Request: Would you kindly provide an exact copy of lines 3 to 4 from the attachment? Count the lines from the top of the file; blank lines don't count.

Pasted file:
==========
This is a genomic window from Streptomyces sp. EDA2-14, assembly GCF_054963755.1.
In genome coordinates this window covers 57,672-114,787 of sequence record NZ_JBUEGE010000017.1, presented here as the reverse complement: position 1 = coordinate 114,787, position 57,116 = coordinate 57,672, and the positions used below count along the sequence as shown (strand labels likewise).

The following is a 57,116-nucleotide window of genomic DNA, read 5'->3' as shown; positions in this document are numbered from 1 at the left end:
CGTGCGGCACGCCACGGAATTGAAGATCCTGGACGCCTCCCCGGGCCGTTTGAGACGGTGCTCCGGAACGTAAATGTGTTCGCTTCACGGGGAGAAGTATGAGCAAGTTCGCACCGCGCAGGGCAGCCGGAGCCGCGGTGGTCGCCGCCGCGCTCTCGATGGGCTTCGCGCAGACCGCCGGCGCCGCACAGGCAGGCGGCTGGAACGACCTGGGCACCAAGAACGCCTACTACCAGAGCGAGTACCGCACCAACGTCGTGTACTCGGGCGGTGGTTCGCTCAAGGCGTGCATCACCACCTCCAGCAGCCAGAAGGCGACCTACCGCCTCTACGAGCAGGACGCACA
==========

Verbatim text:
The following is a 57,116-nucleotide window of genomic DNA, read 5'->3' as shown; positions in this document are numbered from 1 at the left end:
CGTGCGGCACGCCACGGAATTGAAGATCCTGGACGCCTCCCCGGGCCGTTTGAGACGGTGCTCCGGAACGTAAATGTGTTCGCTTCACGGGGAGAAGTATGAGCAAGTTCGCACCGCGCAGGGCAGCCGGAGCCGCGGTGGTCGCCGCCGCGCTCTCGATGGGCTTCGCGCAGACCGCCGGCGCCGCACAGGCAGGCGGCTGGAACGACCTGGGCACCAAGAACGCCTACTACCAGAGCGAGTACCGCACCAACGTCGTGTACTCGGGCGGTGGTTCGCTCAAGGCGTGCATCACCACCTCCAGCAGCCAGAAGGCGACCTACCGCCTCTACGAGCAGGACGCACA